What do you guys think? Does this help any of you writers out there? Do any other authors have advice for anyone not participating in NaNoWriMo? Leave your comments below and be sure to share this post on your social media sites.

Check out my latest review of Firstborn by Tosca Lee here! Also grab your copy of my first two YA novellas in the Nightmare Academy series here!

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Hope At The House of Mouse (Disneyland 2018)

My Day At Disneyland

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The blazing Southern California heat couldn’t touch stop us from having the time of our lives. When the world thinks of Southern California residents, they have a certain image of us. They see beach dwellers, Hollywood obsessed actors and non-stop party goers. They see the glitz and glamour of the entertainment industry, and the pitfalls of crime and horrors on the streets of our cities. Thanks to social media, a lot of people also tend to assume that anyone who lives in Southern California goes to Disneyland all the time. They would be wrong.

When I was a kid, trips to Disneyland were a once a year adventure. They were ingrained into our childhood memories, like sand mixing into the fibers of a carpet. No matter how hard you try not to dwell on the past and yearn to return to a happy time, those memories just won’t go away. For someone like myself, who struggles with physical disabilities 24/7, getting down to Anaheim and the Happiest Place On Earth is no easy task.

Entering The Park

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For the first time, I got to experience a day at Disneyland and California Adventure like never before. Setting out with my fellow Disney obsessed fans (who happen to also be my mother and sister) we ventured into the park and experienced it like it was the first time. From our first time eating lunch at the famed Carnation Cafe to the soothing ride on the classic attraction Jungle Cruise, the day was like someone scavenged through the memories of my childhood and plucked it out of my mind.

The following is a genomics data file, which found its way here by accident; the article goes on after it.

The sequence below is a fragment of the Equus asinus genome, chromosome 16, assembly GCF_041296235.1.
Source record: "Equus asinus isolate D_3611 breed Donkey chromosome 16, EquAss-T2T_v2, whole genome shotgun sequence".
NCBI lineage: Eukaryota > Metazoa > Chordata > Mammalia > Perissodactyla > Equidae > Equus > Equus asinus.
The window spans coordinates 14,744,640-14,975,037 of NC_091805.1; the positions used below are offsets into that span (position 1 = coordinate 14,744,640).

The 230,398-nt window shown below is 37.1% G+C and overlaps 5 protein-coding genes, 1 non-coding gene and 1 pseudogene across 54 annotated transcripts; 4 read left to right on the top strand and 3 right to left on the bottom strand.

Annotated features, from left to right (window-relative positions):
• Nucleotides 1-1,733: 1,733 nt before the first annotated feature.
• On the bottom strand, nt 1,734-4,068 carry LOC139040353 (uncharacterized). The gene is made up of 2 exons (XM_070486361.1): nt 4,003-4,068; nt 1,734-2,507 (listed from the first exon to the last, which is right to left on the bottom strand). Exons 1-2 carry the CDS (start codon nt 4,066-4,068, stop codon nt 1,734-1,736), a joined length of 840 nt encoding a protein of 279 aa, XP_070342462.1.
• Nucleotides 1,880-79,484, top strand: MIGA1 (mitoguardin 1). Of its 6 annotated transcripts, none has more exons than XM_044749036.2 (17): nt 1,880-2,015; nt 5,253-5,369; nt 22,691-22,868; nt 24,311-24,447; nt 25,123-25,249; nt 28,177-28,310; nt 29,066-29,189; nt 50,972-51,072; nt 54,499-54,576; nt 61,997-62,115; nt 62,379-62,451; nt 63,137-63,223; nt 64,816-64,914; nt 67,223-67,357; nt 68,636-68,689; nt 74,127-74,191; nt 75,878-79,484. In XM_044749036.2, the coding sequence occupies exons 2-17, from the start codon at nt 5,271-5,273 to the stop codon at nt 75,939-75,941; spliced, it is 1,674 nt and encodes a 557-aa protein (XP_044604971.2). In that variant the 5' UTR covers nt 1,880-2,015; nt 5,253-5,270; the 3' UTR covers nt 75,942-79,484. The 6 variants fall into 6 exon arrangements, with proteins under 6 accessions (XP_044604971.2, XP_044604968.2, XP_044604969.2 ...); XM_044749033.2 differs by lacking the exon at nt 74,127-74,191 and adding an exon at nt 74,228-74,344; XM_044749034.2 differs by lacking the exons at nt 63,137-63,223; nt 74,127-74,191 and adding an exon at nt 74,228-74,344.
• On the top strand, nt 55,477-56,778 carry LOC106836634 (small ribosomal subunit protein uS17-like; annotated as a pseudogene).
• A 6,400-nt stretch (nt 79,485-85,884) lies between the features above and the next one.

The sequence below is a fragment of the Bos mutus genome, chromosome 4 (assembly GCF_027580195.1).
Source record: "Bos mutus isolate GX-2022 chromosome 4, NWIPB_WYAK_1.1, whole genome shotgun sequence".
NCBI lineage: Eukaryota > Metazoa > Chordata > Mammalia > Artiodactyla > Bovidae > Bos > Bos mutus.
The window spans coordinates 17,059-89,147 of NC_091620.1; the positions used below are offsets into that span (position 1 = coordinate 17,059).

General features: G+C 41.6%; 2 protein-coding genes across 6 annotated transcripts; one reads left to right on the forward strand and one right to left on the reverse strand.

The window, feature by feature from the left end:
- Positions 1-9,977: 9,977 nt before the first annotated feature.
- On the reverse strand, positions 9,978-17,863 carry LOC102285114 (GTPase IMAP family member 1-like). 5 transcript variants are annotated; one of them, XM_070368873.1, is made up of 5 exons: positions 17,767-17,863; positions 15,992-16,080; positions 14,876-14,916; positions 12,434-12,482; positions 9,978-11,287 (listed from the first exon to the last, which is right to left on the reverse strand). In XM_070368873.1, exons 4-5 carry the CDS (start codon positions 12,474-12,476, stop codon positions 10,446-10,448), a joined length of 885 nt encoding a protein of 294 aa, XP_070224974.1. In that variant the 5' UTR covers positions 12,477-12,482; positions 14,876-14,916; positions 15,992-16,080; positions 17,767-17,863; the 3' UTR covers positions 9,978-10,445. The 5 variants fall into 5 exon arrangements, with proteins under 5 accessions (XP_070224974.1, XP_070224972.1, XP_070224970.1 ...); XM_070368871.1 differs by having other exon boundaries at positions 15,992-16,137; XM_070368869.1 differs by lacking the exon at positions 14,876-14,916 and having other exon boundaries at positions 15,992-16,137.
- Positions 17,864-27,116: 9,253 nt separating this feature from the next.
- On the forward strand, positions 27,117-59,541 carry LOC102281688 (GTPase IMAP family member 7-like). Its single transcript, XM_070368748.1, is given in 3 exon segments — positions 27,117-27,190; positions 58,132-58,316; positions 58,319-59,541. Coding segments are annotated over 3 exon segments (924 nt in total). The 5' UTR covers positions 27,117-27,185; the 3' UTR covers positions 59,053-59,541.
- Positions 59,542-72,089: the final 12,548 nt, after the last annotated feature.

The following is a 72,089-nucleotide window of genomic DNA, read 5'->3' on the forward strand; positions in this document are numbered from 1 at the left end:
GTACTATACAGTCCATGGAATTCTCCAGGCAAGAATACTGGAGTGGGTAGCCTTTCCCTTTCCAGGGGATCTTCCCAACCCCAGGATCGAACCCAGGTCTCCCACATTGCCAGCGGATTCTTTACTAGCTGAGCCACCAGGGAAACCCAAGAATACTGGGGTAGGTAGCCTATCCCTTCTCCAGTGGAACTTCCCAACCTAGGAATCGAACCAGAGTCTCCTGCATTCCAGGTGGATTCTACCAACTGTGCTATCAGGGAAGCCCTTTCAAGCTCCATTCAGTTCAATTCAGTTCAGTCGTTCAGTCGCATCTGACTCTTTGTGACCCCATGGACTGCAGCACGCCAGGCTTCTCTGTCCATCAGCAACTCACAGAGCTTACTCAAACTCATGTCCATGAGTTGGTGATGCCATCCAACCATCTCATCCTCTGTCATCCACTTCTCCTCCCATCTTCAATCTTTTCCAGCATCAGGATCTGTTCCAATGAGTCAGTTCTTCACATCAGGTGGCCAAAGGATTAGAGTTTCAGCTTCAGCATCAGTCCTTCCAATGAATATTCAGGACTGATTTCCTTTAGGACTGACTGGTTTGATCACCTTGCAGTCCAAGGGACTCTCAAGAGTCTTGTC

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Honoring My Grandfather

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The highlight, (one of many), of the day for me came in New Orleans Square. Years ago on Christmas Eve, my family and I had the misfortune of having to say goodbye to my grandfather, my mother’s father. He was a kind, caring family man who may not have been perfect, but he loved his family dearly. He was the kind of man who wouldn’t let you get into his home without bombarding you with affectionate hugs. He gave my mother, sister and I our love for cheesy horror movies and musicals. He is the man who introduced my mother, and subsequently me, to the works of Stephen King, the author who would inspire me to become a writer in the first place. He was an amazing soul who worked his entire life as a carpet layer to provide for his family, and gave everyone a lifetime’s worth of memories to cherish.